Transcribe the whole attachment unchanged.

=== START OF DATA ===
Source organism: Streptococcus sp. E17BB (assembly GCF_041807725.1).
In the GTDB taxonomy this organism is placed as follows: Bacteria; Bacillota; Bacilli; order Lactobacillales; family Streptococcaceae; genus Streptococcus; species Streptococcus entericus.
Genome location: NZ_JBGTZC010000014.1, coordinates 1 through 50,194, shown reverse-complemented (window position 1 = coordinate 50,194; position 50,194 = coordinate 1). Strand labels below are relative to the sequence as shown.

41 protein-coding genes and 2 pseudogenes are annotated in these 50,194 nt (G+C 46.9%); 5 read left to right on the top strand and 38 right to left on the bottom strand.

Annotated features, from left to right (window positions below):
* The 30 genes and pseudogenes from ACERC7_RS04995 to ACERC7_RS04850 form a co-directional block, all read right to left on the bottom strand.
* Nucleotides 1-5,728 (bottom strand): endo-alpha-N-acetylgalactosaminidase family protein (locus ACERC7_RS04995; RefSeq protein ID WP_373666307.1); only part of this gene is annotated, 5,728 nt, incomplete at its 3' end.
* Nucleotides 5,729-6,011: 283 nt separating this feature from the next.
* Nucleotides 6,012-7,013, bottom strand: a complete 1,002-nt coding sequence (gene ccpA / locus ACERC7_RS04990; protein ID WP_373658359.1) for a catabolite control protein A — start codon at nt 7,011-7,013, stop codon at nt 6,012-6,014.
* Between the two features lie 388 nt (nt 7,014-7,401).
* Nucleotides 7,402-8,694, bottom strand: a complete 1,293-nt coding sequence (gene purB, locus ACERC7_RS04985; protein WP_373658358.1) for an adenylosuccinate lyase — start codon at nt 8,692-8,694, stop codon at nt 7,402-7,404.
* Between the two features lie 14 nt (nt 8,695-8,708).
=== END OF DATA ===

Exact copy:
Source organism: Streptococcus sp. E17BB (assembly GCF_041807725.1).
In the GTDB taxonomy this organism is placed as follows: Bacteria; Bacillota; Bacilli; order Lactobacillales; family Streptococcaceae; genus Streptococcus; species Streptococcus entericus.
Genome location: NZ_JBGTZC010000014.1, coordinates 1 through 50,194, shown reverse-complemented (window position 1 = coordinate 50,194; position 50,194 = coordinate 1). Strand labels below are relative to the sequence as shown.

41 protein-coding genes and 2 pseudogenes are annotated in these 50,194 nt (G+C 46.9%); 5 read left to right on the top strand and 38 right to left on the bottom strand.

Annotated features, from left to right (window positions below):
* The 30 genes and pseudogenes from ACERC7_RS04995 to ACERC7_RS04850 form a co-directional block, all read right to left on the bottom strand.
* Nucleotides 1-5,728 (bottom strand): endo-alpha-N-acetylgalactosaminidase family protein (locus ACERC7_RS04995; RefSeq protein ID WP_373666307.1); only part of this gene is annotated, 5,728 nt, incomplete at its 3' end.
* Nucleotides 5,729-6,011: 283 nt separating this feature from the next.
* Nucleotides 6,012-7,013, bottom strand: a complete 1,002-nt coding sequence (gene ccpA / locus ACERC7_RS04990; protein ID WP_373658359.1) for a catabolite control protein A — start codon at nt 7,011-7,013, stop codon at nt 6,012-6,014.
* Between the two features lie 388 nt (nt 7,014-7,401).
* Nucleotides 7,402-8,694, bottom strand: a complete 1,293-nt coding sequence (gene purB, locus ACERC7_RS04985; protein WP_373658358.1) for an adenylosuccinate lyase — start codon at nt 8,692-8,694, stop codon at nt 7,402-7,404.
* Between the two features lie 14 nt (nt 8,695-8,708).